Scientists with the Ernest Orlando Lawrence Berkeley National Laboratory have confirmed the existence of atom-sized electronic devices on nanotubes, hollow cylinders of pure carbon about 50,000 times more narrow than a human hair in diameter. Nanotube devices have been predicted by theorists but this is the first demonstration that such devices actually exist. Alex Zettl, a physicist with Berkeley Lab's Materials Sciences Division (MSD) and a professor of physics on the University of California's Berkeley campus, led a study in which nanotubes of pure carbon were shown to function as a two-terminal electronic device known as a diode. "What we are seeing is the world's smallest room-temperature rectifier, one that is only a handful of atoms in size," says Zettl. "When we grow nanotubes, electronic devices naturally form on them." Carbon nanotubes are created by heating ordinary carbon until it vaporizes, then allowing it to condense in a vacuum or an inert gas. Depending upon its diameter, a pure carbon nanotube can conduct an electrical current as if it were a metal, or it can act as a semiconductor. Zettl does not expect nanotubes to replace silicon overnight in the electronics industry but can see this as a possibility down the road. For more information, e-mail Lynn Yarris at email@example.com.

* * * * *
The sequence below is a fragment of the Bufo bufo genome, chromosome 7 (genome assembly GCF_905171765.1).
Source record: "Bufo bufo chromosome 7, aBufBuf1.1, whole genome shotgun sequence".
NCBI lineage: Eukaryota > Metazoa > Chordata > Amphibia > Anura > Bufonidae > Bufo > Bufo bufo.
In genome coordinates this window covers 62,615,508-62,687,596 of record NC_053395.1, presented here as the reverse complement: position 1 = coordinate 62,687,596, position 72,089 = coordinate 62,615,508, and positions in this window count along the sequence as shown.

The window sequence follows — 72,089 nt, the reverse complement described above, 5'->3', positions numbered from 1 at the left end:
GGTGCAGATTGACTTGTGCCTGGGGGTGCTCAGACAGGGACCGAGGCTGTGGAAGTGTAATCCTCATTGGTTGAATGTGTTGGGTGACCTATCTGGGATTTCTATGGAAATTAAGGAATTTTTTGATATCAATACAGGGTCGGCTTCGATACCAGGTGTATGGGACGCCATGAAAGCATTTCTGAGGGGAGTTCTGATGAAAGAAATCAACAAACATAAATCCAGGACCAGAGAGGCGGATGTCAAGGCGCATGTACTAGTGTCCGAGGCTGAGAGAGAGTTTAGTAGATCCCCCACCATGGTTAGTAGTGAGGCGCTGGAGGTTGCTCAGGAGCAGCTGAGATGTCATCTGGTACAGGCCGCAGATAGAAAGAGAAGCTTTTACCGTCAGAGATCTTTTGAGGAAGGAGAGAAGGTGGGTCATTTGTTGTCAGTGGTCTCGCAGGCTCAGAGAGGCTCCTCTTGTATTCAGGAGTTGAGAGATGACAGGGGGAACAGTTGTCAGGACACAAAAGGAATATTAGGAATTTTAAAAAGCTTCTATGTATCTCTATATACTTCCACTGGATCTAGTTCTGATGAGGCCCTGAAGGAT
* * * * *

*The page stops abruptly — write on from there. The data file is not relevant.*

The engineers and inventors of the post WWII period turned their attention to advancements in electronics, communication, and entertainment. Breakthrough inventions range from LEGOs and computer gaming to the integrated circuit and Ethernet -- a range of advancements that have little in common except they changed our lives.
Neil Fromer is the executive director of the Resnick Institute, a program for energy and sustainability at the California Institute of Technology, working to develop new ideas and research technologies related to providing a sustainable future. He spoke to us about the severity of the current drought in California and how solar energy can help prevent such situations in the future.
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Focus on Fundamentals consists of 45-minute on-line classes that cover a host of technologies. You learn without leaving the comfort of your desk. All classes are taught by subject-matter experts and all are archived. So if you can't attend live, attend at your convenience.